The results of the study are not surprising. What is interesting, though, is the level of disability reached for those whose diagnosis was delayed. One could hypothesize that early diagnosis and early treatment might delay disability, which is the point of the disease modifying drugs.

The lessons to be learned from all this info? Take responsibility for your own health care. That means eat right, sleep right, and exercise; take care of your body, know your body. Learn what you can about any other conditions you may have. Develop a good relationship with your doctor.

Once you are diagnosed with MS, you still have continued responsibility for your own health care. Not all symptoms are MS related. We still get the flu, cancer, arthritis, or Parkinson's. Just because you are the proud owner of a zebra, there's still the potential for a herd of horses to be hanging around.

Lots of blogs out there include comments about how isolating life can/does become when so much attention has to be given over to the body basics so much of the time and how it is often difficult for others to grasp the full impact of what is going on. In light of these challenges a couple of links about Living Libraries might be of interest to others.

For those that have not heard of a Living Library, a Living Library has Living Books. A Living Book is a person, that has chosen to be a public representative of a certain group. An example of how people can be, if only minds are open long enough to find out, who and what they really are. But before anything else, they are courageous people that stand by their convictions and are willing to discuss their values with others.

Maybe people have one in their area or like the idea of starting one in their area?

Singer Melinda Schneider has written a song called 'Be Yourself' which was inspired after seeing a program about one of the Living Libraries on a talk program by a well known Australian interviewer Andrew Denton.

Here's a snip from the interview (full transcript) where she talks about the trigger for the song:

ANDREW DENTON: Melinda I want to show you a clip from ENOUGH ROPE of a transvestite called Sarah who inspired you to write the song you're going to perform at the end of the show called Be Yourself.

MELINDA SCHNEIDER: I just loved the story of the living library.


MELINDA SCHNEIDER: And his or her story was a fascinating one. Yeah I just I loved the acceptance of his wife when she you know when he told her that he was a transvestite and he'd been hiding it from her and she said I don't care what you do, just don't lie to me and they stayed married and you know he was able to do what he wanted to do and you asked him you know if there was anyone out there going through what you went through what would you say to them and he said be yourself. Everybody else is taken.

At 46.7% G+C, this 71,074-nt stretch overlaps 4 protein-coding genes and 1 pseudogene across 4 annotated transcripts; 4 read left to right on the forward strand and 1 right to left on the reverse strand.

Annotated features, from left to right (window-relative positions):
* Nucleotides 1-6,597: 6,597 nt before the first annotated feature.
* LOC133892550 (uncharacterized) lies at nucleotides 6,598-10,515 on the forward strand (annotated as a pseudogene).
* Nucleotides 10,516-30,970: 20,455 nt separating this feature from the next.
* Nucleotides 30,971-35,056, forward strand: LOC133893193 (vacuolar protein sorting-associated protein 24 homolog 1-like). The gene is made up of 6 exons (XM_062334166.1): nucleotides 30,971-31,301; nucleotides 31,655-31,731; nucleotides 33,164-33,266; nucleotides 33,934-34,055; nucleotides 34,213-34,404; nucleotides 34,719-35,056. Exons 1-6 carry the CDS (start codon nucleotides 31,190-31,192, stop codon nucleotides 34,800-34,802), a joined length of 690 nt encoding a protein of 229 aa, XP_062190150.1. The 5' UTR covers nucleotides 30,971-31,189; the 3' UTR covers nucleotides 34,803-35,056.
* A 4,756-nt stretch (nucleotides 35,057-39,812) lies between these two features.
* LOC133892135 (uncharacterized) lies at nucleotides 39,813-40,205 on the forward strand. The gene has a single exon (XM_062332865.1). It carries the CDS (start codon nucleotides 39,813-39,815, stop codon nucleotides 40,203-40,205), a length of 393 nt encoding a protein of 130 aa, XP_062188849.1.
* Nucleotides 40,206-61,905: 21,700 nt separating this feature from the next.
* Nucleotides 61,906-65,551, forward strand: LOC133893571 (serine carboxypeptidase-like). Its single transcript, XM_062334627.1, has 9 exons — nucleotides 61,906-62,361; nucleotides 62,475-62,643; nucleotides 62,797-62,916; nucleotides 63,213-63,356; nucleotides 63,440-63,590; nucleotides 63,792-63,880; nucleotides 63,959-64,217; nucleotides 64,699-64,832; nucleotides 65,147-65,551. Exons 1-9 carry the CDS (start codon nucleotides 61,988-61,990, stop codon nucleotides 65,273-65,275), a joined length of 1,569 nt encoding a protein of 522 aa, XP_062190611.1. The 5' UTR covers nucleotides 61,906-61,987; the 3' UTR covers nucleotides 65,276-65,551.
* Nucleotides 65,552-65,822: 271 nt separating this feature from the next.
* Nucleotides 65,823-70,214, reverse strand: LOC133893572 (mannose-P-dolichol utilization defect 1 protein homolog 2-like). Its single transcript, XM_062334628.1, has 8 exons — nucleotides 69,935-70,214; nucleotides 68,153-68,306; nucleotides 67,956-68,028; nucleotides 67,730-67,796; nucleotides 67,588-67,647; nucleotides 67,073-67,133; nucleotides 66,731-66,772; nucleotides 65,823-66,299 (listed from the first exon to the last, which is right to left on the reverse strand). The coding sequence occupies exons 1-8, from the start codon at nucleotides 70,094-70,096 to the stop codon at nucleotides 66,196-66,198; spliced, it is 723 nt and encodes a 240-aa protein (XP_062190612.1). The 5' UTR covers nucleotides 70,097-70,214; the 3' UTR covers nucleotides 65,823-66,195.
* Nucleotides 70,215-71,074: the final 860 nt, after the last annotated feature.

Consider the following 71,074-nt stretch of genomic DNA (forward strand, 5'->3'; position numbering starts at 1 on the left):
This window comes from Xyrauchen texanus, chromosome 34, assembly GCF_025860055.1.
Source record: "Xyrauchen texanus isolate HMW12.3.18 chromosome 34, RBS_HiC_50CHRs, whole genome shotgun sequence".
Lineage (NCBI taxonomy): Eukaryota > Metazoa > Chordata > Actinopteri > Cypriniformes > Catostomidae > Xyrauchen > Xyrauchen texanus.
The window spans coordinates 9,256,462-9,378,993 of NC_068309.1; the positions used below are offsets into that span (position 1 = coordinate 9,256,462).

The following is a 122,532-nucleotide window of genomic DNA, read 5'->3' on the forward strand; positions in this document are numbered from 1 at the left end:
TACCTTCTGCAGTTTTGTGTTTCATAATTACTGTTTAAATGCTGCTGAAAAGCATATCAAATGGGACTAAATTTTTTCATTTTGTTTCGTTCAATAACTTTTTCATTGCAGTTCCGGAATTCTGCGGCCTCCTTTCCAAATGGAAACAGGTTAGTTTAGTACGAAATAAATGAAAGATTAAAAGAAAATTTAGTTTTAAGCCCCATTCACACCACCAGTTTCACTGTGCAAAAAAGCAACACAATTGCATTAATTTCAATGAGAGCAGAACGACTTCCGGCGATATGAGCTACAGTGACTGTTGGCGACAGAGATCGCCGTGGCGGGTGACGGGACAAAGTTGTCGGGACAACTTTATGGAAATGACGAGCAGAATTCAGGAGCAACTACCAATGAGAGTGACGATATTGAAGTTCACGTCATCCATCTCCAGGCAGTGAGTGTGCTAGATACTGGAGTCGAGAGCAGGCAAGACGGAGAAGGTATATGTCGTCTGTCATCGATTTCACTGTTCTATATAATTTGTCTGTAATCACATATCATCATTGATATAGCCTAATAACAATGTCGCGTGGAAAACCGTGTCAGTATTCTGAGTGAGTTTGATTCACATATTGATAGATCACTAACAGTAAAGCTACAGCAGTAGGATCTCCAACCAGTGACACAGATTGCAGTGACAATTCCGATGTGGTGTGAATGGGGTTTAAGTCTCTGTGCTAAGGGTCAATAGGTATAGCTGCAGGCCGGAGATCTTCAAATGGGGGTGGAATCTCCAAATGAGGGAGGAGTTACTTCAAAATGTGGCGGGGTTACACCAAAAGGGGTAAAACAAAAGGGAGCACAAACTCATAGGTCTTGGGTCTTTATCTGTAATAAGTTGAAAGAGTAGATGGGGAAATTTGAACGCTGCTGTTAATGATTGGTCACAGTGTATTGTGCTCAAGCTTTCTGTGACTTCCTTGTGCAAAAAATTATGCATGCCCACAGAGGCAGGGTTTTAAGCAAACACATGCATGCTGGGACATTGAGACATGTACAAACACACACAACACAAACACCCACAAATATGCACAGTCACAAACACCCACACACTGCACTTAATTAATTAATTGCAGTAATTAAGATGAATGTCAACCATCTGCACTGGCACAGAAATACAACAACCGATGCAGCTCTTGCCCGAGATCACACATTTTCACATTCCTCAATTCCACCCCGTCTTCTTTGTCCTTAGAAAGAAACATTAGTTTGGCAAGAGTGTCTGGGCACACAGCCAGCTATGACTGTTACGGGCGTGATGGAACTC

MELINDA SCHNEIDER: And it hit me like a tonne of bricks because it was exactly what I was going through at that very time coming out of my divorce and getting back to my old self again and I just loved it.
The quote to 'Be yourself. Everybody else is taken' and the Living Libraries' active way of reducing prejudices and providing positive meaningful experiences struck a chord. Seemed like not a bad thing to share.

This concludes the 25th edition of the Carnival.

The next Carnival of MS Bloggers will be hosted here on January 1, 2009. Please remember to submit a post (via email) from your blog of which you are particularly proud, or which you simply want to share, by noon on Monday, December 29, 2008.

Thank you.
Comments for this post.

Thursday, November 27, 2008

Carnival of MS Bloggers #24 - Thanksgiving Edition

Welcome to the Carnival of MS Bloggers, a bi-weekly compendium of thoughts and experiences shared by those living with multiple sclerosis.
Hope, Thanksgiving, and Community

Once upon a time there was a little girl who had MS. She lived in Indiana with her Auntie Vi, Uncle Arthur, and Mother Rosie. She loved her life with her family, but dreamed of a place faraway, a place full of adventure and a cure for MS…some place over the rainbow.

One especially dark night, there was a tornado that blew the little girl up, up, and away. When she awoke, she was in a very strange land and she was afraid. She saw a sign: “Welcome to the Emerald City, Seattle!” Before she could think about that, a blue seagull flew over her and sat down in front of her.

“Hello, little girl,” spoke the blue seagull. A talking bird! How wonderful, the little girl thought. The blue seagull twisted his head all around until he was looking at her upside down, “What’s your name?” The shy little girl cleared her throat and said softly, “Diane?” The blue seagull’s head spun all around like a top before screeching to a halt, “Are you telling me or ASKING ME?”